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Rudderless leadership finally crashes Japanese clothier Renown

'Buddy-buddy' management style left group vulnerable to COVID-19

Renown sold the Aquascutum brand in 2019 due to its consistently poor earnings.

TOKYO -- Japanese apparel maker Renown's bankruptcy filing to the Tokyo District Court last week was actually prepared by a subsidiary because of disarray among the parent's management, according to people familiar with the matter.

Renown Agency, a unit operating as an insurance marketing agency, filed the application for court protection from creditors on Friday. The court approved the application the same day, a release from Tokyo Databank said.

The subsidiary filed the application on behalf of Renown because leadership at the parent was in a state of confusion and unable to make the necessary arrangements for legal bankruptcy proceedings, the people familiar with the matter said.

While the unusual filing suggests that Renown has kept drifting without a sense of independence, the bankruptcy possibly was inevitable.

A one-time leader of the apparel industry, Tokyo-based Renown achieved an iconic presence with its popular commercial song during Japan's high-growth era. The company drew attention for its Arnold Palmer brand featuring a golf umbrella logo. In another successful strategy, Renown used French star actor Alain Delon in commercials to promote men's suits of the D'urban brand.

A sales section of the D’urban brand designed to attract not only senior but also young businessmen at Odakyu Department Store in Nishishinjuku, Tokyo

In 1994, Renown decided to install a person in the post of president as recommended in the will of a former board chairman credited with the company's growth.

The president resigned to take responsibility for poor earnings following the burst of the bubble economy. But as he retained the right to represent Renown and put a close aide in his place, he effectively continued at the helm. "A department or section chief was acting as president," a bank executive said with a stern look on his face.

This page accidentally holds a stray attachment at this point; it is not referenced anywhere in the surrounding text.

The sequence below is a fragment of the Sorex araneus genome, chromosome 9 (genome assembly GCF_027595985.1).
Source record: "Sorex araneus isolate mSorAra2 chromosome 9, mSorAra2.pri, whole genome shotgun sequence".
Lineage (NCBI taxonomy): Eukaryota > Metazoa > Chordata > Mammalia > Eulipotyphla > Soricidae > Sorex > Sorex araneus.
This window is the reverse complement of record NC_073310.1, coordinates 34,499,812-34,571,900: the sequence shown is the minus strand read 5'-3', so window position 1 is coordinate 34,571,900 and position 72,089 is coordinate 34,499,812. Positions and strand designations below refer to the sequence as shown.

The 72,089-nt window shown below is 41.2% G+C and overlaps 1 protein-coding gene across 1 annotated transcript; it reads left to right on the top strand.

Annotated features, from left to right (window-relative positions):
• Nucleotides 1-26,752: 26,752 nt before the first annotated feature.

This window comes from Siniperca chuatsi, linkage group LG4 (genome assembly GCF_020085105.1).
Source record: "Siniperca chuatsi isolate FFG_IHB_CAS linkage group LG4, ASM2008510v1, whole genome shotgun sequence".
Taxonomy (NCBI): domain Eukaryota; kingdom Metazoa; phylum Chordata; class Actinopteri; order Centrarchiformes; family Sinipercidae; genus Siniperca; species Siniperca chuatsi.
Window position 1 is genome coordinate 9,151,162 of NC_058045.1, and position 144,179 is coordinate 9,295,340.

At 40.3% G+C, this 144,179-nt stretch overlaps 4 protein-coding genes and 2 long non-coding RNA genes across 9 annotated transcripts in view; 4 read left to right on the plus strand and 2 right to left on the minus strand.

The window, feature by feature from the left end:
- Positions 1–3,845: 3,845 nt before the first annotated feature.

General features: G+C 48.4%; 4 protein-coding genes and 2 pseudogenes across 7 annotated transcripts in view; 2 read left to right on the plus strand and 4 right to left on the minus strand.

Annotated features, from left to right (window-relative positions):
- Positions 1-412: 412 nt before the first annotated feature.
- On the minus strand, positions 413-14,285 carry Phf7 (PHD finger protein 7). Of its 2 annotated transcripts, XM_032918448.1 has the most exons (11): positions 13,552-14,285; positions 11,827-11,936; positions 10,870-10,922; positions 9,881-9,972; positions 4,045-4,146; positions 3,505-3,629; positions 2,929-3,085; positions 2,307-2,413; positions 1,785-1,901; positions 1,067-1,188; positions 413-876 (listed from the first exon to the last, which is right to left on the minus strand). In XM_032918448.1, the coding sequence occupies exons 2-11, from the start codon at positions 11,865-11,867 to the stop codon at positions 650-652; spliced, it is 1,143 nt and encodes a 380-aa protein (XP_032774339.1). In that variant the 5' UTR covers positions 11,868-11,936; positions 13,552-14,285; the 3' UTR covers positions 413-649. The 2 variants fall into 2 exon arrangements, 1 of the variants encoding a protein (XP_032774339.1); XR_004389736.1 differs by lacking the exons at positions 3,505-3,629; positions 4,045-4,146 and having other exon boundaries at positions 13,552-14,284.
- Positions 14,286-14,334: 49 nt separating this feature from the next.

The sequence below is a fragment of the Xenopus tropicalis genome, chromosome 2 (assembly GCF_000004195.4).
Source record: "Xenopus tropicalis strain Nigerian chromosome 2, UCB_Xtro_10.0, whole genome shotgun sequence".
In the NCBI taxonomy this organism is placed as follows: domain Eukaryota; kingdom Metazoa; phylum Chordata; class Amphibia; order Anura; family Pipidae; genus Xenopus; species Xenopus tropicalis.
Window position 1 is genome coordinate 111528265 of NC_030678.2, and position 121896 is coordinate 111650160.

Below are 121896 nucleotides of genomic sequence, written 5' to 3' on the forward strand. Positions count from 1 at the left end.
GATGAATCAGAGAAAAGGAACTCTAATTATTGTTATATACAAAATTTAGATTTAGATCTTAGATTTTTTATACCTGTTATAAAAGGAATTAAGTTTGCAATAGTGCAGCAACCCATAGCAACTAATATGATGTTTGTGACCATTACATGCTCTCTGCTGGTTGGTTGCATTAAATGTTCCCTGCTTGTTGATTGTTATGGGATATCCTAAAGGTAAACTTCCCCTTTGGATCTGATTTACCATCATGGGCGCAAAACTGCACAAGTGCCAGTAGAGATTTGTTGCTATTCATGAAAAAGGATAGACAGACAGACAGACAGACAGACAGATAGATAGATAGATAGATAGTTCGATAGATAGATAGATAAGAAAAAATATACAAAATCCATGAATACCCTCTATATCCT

The unusual corporate structure was traceable to Renown's relations with department stores, which had served as its main sales outlets. Expanding in tandem with their growth, Renown relied on their store openings, sales floor layouts and other strategies so heavily that it avoided its own business strategies.

Department stores, for their part, treated Renown with great caution for the sake of smooth procurement.

Renown's "buddy-buddy" management team was apparently unable to address difficulties stemming from the collapse of the bubble economy and deflation-triggered changes in the Japanese economy. The emergence of Fast Retailing's Uniqlo casualwear chain and e-commerce rivals proved similarly challenging.

But Renown's management lacked a strong sense of crisis. Officials of creditor banks and merger and acquisition arrangement companies got in touch with apparel makers, investment funds, large home appliance retailers and other businesses in search of a potential buyer of Renown.

When a company showed interest, Renown stalled for time, saying that it wanted to negotiate with other companies. "Renown needed a bailout but wanted to choose its savior. It was like putting the cart before the horse," said the top executive of an M&A arranger.

Renown eventually turned to Shandong Ruyi Technology Group for help, becoming a subsidiary of the Chinese textile company in 2013. The Chinese group hired Renown's president, further weakening the apparel maker's sense of independence.

The Chinese textile conglomerate Shandong Ruyi Technology Group took a stake in Renown in 2010, and turned the Japanese company into a subsidiary in 2013. 

Shandong is the birthplace of Confucius, who stressed the importance of virtue. Influenced by Confucianism, Ruyi prioritizes the amicable blending of organizations when it comes to acquisitions.

Renown was thus given the benefit of the doubt so long as its products sold well in China. But the relationship changed when Renown products were thrown off the market. Falling into trouble in deals with Ruyi, Renown logged a 5.7 billion yen ($53.2 million) loss provision in the year to December.

At the general shareholders meeting in March, Ruyi opposed the reappointment of the president and chairman, who both stepped down. Renown has long been led by lightweight top executives and succumbed to the COVID-19 pandemic without any noticeable resistance.

The company took its name from the HMS Renown, a British battlecruiser that Prince Edward was aboard when he visited Japan in 1922. The ship contributed to the victory of the Allied powers in World War I and later survived World War II as well.

Though Renown took the name of a battlecruiser that was never sunk, the company has gone under as a result of a quarter-century of leaderless management. In an ironic twist, J. Crew, an American apparel maker that once partnered with Renown, also filed for bankruptcy protection this month.

Correction: This story initially referred to HMS Renown as a battleship in one paragraph.

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